Photograph © Harrison Warne
⌖ BAREKNUCKLE POET JOURNAL OF LETTERS: EDITORIAL APRIL 06, 2018
Judith Wright, (et al.) hit the shin with a sledge hammer when she said Australia is a landscape without echoes for the non-indigenous poet. 
If I present my love with a rose we both know the symbolism, we have inherited a cultural history of the array of possible meanings and circumstances to interpret my act. If, on the other had, I hand someone a waratah, what exactly the fuck are they supposed to think? Judith believed it is up to the ‘Australian’ poet to interpret these symbols, to embrace the native flora and fauna of this wild weird land, consult the first peoples about what the waratah symbolises (since way before ancient European poets began to proselytise our collective consciousness), and create our own. It is no easy task. Good luck with introducing new symbolism for the tired old rose, and why would you bother?
You might, however, become a great enough poet to anchor some new symbolism for the Xanthorrhoea in the English language poetry canon, that time-worn image of its grandeur standing like a boy with a spear against an endless blue needs a semiotic Maralinga; what about this strange endemic flowering plants other meanings or uses, traditional or invader, from binding stone tools to gramophone records. Or is it too late? Has the opportunity to contribute gone, like the Emu places beneath freeways and Bunnings carparks.
As a poet you need to ameliorate your images/sensoria for your reader. It is not good enough to simply have a curlew waltz into the poem while mentioning the perfume of lantana. 99% of people on earth, including 99% of the population of Australia wouldn’t know lantana from benzene, (give me simile!) and unless your curlew is doing or implying something other than having you praise it for its very presence, we are going to hit the reject button. Dazzling your reader with your genius for inventing new metaphor to describe the physical appearance of the goddamn curlew is all well and good, and this is why we are emphasising that this criticism is not disrespecting craft, intention, reputation or the length of your publication credits CV; we’ve got a .410 bore and we’re aiming at your subject matter.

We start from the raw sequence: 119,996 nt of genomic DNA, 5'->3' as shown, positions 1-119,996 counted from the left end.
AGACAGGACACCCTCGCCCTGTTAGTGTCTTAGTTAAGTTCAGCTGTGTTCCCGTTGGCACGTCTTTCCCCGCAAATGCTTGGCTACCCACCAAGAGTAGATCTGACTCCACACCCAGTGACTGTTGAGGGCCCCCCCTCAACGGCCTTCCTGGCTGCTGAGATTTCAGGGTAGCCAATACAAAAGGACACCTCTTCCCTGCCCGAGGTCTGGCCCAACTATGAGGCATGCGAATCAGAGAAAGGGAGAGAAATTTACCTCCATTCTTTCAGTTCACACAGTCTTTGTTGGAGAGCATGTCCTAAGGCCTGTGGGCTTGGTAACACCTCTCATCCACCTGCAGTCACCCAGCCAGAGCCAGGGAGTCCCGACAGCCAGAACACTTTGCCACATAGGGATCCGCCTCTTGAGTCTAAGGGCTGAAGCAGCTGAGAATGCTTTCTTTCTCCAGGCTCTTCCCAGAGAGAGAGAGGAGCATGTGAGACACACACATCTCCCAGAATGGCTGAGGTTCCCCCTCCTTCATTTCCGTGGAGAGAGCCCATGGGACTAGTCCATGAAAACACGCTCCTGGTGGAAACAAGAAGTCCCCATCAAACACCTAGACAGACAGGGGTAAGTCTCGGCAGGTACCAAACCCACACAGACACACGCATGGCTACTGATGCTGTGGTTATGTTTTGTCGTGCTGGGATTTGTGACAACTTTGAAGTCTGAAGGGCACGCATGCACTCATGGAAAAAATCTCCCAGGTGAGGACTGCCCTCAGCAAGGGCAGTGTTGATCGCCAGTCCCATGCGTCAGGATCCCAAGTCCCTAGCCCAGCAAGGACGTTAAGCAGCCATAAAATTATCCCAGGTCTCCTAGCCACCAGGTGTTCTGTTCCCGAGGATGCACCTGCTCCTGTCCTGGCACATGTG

We are saying enough already of random native birds entering scenes as a spectacle.  Describing a bird, no matter how inventive, without meditating on what this bird means to you in this place here and now, is simply sentimental. This is a throw back to the pastoral romantics idealising the very breeze which ruffles the dove feather caught in the hedgerow which tendrils from the cracked amphora of metaphor so dead it’s carbon, and oil itself is now dead, its con to pro ratio outlived.
I see from the biographies of the poets who have submitted work in the past weeks the majority are city dwellers, like myself. I look out the window from my studio now and I see an entirely artificial, cultivated, fabricated, landscaped, shaped, urban scene. We get crows here in the inner city of Brisbane, and I saw a pheasant get her arse torn out by a murder of them recently. There’s a poem in that. I see clouds of flying foxes which come to feast on the sandpaper fig in my back yard, which my neighbour wants chopped down because it’s breaking the foundations of his house. The symbolism in that is a screaming chainsaw. Last time I saw a curlew was on Stradbroke Island and it attacked me in surprise as I ninjaed through the bush, then it did a dance like Margot Fontaine on GHB. I see dead pigeons all the time and hazard signs this time of year warning of magpies wanting brains for their young. I’m seventh generation born of the (they think) conquerors and I feel lost. History at high school was ancient Egypt and the world wars. No one told me the stories of this place. All my ibises are going under council bus wheels or decaying on power lines. I still see day-glo maintenance workers doing their best to train gums into oaks,  for the past 230 years they’ve been at it, hacking, burning, damming, levelling the ancient with blueprints of Europe in their air conditioned caterpillar cabins, possums and echidnas mutilated in the excavator tracks. The apron strings here have always been chains. The descendants of the aristocracy are still the aristocracy, the rest are all subjects or are still fighting to be, at best, recognised as subjects.